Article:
I visited Hamakua Jodo Mission, HJM, in March of 2020. I have fond memories of HJM. This is a must place for me to visit.

My visit last year was wonderful. I was able to meet the 4 dedicated members of HJM who are doing all the upkeep. I am very thankful to the following people I met during my visit. Sandy Takahashi, Nadao Honda, Masa Nishimori, and Sueichi Kawashima.

The HJM sits on an incredibly beautiful and peaceful surrounding. The buildings, lawn and graveyard are very well kept. We are all hoping HJM will become a historical place. The architecture of the temple is similar to the building techniques used in Japan using no nails.

There is a huge 2-piece carving of 2 dragons facing each other made of koa wood that is placed above the alter. This carving was made by a Japanese carpenter nearly 120 years ago.” – Gorden Ekuan

Vickie & Ernest, visiting from Gary, Indiana took a tour of our temple & cemetery. They took the time to ask questions about HJM’s history and showed great interest in the temple’s architecture. They also expressed deep respect for the practices, customs and traditions of Buddhism. We hope to have them visit us again on their next trip to Hawaii!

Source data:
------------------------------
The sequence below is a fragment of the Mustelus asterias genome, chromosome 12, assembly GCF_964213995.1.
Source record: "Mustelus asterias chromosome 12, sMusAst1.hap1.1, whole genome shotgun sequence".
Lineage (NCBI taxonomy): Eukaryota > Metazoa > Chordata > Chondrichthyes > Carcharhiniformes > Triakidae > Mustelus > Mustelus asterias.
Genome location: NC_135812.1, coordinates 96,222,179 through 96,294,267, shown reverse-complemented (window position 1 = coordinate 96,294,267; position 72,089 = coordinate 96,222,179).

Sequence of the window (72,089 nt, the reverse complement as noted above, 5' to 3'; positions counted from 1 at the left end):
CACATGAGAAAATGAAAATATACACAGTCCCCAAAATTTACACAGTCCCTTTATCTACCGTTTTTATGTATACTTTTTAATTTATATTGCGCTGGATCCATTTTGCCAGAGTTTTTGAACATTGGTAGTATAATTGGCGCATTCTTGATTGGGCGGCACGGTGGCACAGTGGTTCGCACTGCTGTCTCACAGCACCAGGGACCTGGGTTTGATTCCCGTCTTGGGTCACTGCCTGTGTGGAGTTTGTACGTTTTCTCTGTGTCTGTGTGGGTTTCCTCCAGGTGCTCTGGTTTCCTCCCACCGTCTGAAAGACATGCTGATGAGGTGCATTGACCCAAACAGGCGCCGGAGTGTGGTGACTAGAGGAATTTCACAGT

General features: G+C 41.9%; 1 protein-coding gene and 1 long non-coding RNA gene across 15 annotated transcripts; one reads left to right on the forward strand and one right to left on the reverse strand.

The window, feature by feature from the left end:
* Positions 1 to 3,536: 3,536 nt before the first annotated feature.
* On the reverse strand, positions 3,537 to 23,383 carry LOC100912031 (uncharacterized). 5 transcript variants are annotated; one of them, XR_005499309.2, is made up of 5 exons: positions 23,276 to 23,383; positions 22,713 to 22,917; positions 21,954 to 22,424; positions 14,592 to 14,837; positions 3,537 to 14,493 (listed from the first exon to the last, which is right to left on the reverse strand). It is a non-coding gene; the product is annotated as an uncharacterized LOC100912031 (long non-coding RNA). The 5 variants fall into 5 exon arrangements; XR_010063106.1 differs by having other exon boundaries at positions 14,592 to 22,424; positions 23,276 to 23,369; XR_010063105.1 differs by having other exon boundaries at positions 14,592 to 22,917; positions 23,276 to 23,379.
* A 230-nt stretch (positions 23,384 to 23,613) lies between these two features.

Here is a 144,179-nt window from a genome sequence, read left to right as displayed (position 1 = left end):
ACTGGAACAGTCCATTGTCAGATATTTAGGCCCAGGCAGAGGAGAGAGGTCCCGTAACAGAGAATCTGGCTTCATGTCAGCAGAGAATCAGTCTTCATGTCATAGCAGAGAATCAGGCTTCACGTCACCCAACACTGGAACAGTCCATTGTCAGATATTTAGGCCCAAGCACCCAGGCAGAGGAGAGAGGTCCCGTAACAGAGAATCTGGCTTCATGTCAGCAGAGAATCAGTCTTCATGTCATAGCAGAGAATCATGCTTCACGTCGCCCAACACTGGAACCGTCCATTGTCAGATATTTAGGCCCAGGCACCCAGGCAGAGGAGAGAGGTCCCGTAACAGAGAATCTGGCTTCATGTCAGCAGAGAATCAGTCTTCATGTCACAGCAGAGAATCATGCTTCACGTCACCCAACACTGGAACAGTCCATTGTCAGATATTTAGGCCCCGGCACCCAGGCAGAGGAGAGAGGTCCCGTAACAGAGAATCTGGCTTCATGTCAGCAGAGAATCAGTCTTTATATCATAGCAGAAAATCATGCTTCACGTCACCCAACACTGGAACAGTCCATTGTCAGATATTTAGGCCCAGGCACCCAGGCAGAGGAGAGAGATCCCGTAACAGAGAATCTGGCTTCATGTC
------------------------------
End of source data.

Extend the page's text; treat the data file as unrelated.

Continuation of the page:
“Beauty beyond words!” – Vickie & Ernest

Photographer Sarah Anderson did a photo shoot of HJM in the spring of 2019. Her gorgeous photos have been used on our websites and publicity projects. If you ever need professional photography services, give Sarah a call!

“Living within walking distance of the temple is quite amazing. I hear the voices of the ancestors blowing through the ironwood pines as my little dog chases scents around the buildings. The temple stands solid in the bright tradewinds, bowing to history.” – Sarah Anderson

Photo © 2019 Sarah Anderson